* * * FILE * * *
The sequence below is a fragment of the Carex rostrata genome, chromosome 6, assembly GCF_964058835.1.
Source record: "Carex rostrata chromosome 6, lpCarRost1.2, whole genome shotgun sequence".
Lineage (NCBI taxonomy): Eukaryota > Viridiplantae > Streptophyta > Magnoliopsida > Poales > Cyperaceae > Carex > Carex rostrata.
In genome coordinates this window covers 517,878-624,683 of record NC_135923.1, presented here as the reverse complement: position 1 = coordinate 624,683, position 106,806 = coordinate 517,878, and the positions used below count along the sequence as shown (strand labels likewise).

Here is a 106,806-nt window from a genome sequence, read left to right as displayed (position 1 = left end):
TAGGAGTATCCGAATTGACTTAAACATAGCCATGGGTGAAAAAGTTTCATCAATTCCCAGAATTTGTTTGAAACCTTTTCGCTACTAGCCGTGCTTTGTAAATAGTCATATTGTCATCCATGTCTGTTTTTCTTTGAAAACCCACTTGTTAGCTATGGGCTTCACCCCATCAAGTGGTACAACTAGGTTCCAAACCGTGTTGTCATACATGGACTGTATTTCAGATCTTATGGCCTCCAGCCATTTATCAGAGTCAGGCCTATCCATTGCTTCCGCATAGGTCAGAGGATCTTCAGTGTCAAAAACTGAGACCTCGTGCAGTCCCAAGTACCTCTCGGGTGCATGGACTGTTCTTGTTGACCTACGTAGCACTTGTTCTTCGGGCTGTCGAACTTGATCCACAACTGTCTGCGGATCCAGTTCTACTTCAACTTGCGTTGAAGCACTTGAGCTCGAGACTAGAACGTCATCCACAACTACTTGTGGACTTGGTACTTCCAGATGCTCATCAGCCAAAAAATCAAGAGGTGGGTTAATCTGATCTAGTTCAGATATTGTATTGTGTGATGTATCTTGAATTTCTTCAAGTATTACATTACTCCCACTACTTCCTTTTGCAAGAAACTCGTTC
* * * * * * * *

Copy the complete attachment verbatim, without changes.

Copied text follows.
The sequence below is a fragment of the Carex rostrata genome, chromosome 6, assembly GCF_964058835.1.
Source record: "Carex rostrata chromosome 6, lpCarRost1.2, whole genome shotgun sequence".
Lineage (NCBI taxonomy): Eukaryota > Viridiplantae > Streptophyta > Magnoliopsida > Poales > Cyperaceae > Carex > Carex rostrata.
In genome coordinates this window covers 517,878-624,683 of record NC_135923.1, presented here as the reverse complement: position 1 = coordinate 624,683, position 106,806 = coordinate 517,878, and the positions used below count along the sequence as shown (strand labels likewise).

Here is a 106,806-nt window from a genome sequence, read left to right as displayed (position 1 = left end):
TAGGAGTATCCGAATTGACTTAAACATAGCCATGGGTGAAAAAGTTTCATCAATTCCCAGAATTTGTTTGAAACCTTTTCGCTACTAGCCGTGCTTTGTAAATAGTCATATTGTCATCCATGTCTGTTTTTCTTTGAAAACCCACTTGTTAGCTATGGGCTTCACCCCATCAAGTGGTACAACTAGGTTCCAAACCGTGTTGTCATACATGGACTGTATTTCAGATCTTATGGCCTCCAGCCATTTATCAGAGTCAGGCCTATCCATTGCTTCCGCATAGGTCAGAGGATCTTCAGTGTCAAAAACTGAGACCTCGTGCAGTCCCAAGTACCTCTCGGGTGCATGGACTGTTCTTGTTGACCTACGTAGCACTTGTTCTTCGGGCTGTCGAACTTGATCCACAACTGTCTGCGGATCCAGTTCTACTTCAACTTGCGTTGAAGCACTTGAGCTCGAGACTAGAACGTCATCCACAACTACTTGTGGACTTGGTACTTCCAGATGCTCATCAGCCAAAAAATCAAGAGGTGGGTTAATCTGATCTAGTTCAGATATTGTATTGTGTGATGTATCTTGAATTTCTTCAAGTATTACATTACTCCCACTACTTCCTTTTGCAAGAAACTCGTTC